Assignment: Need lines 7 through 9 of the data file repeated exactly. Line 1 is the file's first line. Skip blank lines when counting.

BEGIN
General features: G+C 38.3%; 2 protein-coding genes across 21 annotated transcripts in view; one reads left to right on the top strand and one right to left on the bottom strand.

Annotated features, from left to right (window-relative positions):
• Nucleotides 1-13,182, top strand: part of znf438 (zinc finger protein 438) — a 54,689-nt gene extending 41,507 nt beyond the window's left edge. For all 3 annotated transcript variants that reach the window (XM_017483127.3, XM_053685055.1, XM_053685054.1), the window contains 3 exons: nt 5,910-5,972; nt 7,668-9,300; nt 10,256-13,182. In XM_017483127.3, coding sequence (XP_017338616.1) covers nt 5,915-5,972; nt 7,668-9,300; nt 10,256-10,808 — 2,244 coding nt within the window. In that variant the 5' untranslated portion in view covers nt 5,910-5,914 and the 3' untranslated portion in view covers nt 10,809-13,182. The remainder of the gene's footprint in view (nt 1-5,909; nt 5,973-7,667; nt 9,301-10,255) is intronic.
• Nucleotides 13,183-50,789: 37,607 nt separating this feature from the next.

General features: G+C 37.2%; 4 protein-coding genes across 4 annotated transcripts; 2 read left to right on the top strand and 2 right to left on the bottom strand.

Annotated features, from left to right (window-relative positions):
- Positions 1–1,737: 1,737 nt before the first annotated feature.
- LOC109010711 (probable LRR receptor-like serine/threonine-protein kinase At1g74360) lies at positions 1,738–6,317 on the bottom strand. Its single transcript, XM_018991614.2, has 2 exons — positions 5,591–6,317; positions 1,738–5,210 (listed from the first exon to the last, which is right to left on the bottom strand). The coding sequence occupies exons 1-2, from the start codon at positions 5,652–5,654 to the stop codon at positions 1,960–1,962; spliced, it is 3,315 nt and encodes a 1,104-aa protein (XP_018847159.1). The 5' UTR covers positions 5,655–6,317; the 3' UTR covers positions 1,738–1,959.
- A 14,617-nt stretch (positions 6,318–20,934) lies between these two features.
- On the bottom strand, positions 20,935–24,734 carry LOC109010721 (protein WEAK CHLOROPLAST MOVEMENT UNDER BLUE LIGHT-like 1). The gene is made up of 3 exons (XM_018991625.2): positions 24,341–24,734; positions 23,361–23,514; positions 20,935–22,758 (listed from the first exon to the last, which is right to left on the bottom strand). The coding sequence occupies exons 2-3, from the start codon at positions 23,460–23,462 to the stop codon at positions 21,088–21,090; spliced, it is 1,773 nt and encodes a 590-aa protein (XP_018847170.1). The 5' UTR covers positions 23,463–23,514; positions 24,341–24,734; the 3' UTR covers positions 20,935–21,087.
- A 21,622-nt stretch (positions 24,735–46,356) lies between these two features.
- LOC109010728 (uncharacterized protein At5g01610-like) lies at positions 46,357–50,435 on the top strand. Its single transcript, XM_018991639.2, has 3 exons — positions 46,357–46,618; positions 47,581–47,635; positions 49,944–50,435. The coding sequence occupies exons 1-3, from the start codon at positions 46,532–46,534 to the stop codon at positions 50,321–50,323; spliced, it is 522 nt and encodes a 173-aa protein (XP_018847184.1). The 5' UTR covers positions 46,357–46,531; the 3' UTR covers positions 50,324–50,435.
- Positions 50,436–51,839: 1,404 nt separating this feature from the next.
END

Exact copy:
- Positions 1–1,737: 1,737 nt before the first annotated feature.
- LOC109010711 (probable LRR receptor-like serine/threonine-protein kinase At1g74360) lies at positions 1,738–6,317 on the bottom strand. Its single transcript, XM_018991614.2, has 2 exons — positions 5,591–6,317; positions 1,738–5,210 (listed from the first exon to the last, which is right to left on the bottom strand). The coding sequence occupies exons 1-2, from the start codon at positions 5,652–5,654 to the stop codon at positions 1,960–1,962; spliced, it is 3,315 nt and encodes a 1,104-aa protein (XP_018847159.1). The 5' UTR covers positions 5,655–6,317; the 3' UTR covers positions 1,738–1,959.
- A 14,617-nt stretch (positions 6,318–20,934) lies between these two features.